Know what’s there
No matter how child-directed you intend your day to be, the con floor is overwhelming and there is a lot to see. Know the artist booths, the comics, and the events that might interest your child so that you can make suggestions or provide some direction through the chaos. For example, from studying the program and from walking the show floor Friday and Saturday, I knew “My Little Pony” writer Katie Cook was set up in Artist’s Alley; that Aw Yeah Comics! were debuting at the show; and that there were fluffy Japanese toys spread throughout the vendor area, some of which may have been in her budget.
Know you’re not going to do it all
Yeah, we didn’t do any of that stuff. We did go to Artist’s Alley to see Jill Thompson, whose “Magic Trixie” books are currently among the top of Lila’s favorites (“Scary Godmother” is also up there). My wife and I thanked Jill for putting out a book in which girls acted like actual girls, and Lila gazed excitedly at the Magic Trixie pillow cases (outside her budget, by this point). We did buy “Gertrude the Great” from her to sign — from the Mommy and Daddy budget — and asked for a picture. Lila, never terribly interested in posing for pictures — reasons why all of ours are action shots — threw a mini-fit, which Jill obliged by throwing a mock-fit herself. The result is a pretty great picture. But it was quite clear we were done with Artist’s Alley.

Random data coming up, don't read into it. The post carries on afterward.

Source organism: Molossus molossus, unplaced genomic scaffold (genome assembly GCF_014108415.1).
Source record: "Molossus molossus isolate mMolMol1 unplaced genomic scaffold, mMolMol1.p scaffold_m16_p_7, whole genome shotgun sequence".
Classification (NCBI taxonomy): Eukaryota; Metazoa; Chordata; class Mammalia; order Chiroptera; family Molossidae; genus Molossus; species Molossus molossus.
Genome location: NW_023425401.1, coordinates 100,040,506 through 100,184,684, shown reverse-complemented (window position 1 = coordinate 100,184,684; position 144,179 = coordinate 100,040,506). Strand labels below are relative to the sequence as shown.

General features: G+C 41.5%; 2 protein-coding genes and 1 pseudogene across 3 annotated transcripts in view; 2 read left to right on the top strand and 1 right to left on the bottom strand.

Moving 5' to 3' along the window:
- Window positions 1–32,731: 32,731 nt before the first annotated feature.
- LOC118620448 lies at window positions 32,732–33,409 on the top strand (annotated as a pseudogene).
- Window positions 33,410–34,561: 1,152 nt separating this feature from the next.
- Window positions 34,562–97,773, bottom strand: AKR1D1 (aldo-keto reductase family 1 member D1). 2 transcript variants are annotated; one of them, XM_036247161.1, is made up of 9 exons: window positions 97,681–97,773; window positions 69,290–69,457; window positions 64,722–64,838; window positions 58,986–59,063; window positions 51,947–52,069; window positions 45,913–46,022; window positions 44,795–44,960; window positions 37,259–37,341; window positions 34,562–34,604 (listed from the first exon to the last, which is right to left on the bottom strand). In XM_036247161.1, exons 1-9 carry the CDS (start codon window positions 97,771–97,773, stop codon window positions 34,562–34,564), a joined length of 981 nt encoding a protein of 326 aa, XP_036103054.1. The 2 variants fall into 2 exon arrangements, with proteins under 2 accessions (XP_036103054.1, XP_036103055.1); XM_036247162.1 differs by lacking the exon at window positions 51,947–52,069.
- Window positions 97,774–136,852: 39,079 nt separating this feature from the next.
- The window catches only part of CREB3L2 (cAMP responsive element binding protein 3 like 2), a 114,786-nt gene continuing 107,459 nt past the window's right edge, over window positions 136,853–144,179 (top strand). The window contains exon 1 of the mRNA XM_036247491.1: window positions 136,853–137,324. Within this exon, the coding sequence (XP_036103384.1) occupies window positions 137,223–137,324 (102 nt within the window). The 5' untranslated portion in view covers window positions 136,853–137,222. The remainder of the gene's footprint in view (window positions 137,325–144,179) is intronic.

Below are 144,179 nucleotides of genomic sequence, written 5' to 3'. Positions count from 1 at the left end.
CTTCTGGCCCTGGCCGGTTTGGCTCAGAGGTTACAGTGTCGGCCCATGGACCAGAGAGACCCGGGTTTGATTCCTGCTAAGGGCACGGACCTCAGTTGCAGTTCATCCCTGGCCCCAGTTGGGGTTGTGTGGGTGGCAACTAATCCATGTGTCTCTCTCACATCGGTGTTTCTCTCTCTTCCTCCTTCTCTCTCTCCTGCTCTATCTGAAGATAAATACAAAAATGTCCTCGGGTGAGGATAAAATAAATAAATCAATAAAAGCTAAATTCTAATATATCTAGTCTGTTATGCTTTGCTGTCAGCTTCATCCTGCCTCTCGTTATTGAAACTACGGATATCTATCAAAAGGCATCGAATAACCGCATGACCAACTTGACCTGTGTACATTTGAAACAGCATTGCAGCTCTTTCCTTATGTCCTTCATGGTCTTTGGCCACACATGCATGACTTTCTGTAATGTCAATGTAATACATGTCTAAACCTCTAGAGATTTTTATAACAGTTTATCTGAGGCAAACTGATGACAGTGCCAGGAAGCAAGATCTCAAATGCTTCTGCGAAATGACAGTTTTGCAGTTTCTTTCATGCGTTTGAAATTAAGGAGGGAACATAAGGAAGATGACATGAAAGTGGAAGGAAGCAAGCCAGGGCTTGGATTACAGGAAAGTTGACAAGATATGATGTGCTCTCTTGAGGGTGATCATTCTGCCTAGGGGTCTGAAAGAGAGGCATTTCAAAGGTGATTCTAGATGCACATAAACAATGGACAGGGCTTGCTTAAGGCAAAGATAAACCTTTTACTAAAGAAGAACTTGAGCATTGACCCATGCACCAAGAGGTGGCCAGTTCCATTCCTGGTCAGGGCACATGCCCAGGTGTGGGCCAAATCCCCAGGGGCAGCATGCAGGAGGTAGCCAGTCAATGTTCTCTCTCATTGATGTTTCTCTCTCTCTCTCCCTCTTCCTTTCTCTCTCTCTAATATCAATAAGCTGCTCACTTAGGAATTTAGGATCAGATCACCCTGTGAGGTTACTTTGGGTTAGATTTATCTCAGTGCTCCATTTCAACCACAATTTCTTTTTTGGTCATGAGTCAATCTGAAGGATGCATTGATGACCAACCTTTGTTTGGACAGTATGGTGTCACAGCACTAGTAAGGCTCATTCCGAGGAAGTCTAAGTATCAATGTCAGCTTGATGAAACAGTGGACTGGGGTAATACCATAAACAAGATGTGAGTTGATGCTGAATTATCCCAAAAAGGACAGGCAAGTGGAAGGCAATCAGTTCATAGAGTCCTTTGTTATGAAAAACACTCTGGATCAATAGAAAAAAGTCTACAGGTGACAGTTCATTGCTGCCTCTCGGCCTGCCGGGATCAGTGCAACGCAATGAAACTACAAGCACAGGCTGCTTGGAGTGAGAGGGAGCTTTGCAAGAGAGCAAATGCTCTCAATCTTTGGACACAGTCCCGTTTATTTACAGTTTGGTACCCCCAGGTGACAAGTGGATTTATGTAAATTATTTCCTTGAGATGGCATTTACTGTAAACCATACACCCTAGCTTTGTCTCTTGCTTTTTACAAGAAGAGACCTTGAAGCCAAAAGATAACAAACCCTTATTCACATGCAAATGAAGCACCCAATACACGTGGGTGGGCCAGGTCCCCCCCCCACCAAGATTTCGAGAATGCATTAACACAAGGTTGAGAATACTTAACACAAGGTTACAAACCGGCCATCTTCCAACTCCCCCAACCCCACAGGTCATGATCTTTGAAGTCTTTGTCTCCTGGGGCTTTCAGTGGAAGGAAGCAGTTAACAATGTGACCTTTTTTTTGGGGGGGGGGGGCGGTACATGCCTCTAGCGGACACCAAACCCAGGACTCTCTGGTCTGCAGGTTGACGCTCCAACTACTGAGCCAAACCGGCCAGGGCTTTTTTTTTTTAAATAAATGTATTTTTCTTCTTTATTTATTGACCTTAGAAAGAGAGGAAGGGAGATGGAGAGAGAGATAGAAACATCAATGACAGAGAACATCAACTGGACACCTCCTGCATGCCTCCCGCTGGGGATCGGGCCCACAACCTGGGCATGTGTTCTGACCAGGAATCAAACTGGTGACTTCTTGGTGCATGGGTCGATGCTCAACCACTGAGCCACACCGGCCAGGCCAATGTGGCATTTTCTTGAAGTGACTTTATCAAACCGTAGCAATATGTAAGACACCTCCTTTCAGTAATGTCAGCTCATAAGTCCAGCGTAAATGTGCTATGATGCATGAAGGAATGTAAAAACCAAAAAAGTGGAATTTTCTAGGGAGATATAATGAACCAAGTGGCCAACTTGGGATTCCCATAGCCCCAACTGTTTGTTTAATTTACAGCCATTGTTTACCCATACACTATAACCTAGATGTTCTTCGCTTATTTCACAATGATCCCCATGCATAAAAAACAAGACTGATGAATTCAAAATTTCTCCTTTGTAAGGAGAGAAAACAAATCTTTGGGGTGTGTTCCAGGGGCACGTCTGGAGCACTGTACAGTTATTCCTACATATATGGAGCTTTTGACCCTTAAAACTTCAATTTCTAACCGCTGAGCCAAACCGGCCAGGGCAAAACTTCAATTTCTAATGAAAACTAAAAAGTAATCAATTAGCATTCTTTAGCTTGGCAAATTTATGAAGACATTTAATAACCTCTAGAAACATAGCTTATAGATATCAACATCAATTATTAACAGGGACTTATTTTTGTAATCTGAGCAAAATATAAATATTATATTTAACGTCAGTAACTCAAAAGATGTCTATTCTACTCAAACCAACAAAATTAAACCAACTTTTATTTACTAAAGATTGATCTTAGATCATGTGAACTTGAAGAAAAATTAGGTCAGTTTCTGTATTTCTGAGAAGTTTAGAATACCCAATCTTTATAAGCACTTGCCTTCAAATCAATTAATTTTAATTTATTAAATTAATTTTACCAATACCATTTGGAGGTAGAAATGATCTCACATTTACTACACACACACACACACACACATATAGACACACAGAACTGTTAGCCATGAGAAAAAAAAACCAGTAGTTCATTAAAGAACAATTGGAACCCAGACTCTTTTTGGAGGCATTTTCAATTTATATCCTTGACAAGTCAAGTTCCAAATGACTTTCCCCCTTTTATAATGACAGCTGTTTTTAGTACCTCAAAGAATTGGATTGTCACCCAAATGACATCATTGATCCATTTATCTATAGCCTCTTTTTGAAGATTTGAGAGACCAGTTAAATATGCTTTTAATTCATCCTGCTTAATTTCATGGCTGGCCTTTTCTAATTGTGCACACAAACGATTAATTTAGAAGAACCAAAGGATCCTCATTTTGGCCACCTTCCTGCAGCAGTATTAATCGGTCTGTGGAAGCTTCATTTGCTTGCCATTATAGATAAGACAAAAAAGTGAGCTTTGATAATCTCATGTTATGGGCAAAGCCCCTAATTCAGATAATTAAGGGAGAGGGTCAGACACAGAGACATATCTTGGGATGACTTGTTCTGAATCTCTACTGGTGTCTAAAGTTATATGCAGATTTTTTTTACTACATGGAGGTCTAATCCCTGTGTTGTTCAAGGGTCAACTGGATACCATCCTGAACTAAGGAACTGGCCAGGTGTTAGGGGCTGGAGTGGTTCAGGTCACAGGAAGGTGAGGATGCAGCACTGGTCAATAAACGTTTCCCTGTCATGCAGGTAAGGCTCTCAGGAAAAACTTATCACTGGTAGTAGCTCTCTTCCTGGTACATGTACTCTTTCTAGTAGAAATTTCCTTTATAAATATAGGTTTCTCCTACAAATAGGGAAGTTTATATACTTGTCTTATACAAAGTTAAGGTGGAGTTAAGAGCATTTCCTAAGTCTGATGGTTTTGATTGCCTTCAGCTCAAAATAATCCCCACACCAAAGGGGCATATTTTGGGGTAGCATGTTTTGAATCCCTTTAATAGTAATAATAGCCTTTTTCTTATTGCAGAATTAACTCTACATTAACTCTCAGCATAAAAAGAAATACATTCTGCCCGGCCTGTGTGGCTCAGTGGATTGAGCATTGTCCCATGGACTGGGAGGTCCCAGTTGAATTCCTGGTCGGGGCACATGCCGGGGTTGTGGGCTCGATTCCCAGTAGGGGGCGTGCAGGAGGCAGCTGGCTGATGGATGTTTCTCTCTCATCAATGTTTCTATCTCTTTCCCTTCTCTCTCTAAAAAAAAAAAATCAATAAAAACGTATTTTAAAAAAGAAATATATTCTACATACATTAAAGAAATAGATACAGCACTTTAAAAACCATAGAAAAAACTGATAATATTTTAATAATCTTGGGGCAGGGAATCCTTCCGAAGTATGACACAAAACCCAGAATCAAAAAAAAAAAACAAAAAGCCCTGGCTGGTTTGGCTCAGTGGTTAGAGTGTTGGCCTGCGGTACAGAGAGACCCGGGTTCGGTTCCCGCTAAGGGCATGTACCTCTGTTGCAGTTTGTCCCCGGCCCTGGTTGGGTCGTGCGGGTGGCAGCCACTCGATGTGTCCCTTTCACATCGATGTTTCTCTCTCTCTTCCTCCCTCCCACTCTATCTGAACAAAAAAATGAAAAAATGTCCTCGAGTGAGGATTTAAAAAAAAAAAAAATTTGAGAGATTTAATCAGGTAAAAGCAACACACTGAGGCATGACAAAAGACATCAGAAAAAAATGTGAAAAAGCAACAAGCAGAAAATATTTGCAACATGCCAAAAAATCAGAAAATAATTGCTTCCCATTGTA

Across the hall from the main show floor was a kids’ activity room with an obstacle course. Led by a costumed adult superhero, groups of about ten kids at a time would choose heroic names and powers, sneak up on an evil robot, pound the robot to save the day, and hop away across a pit of lava. Flying away from the obstacle course, Lila was reenergized and ready for a little — just a little — more of the con.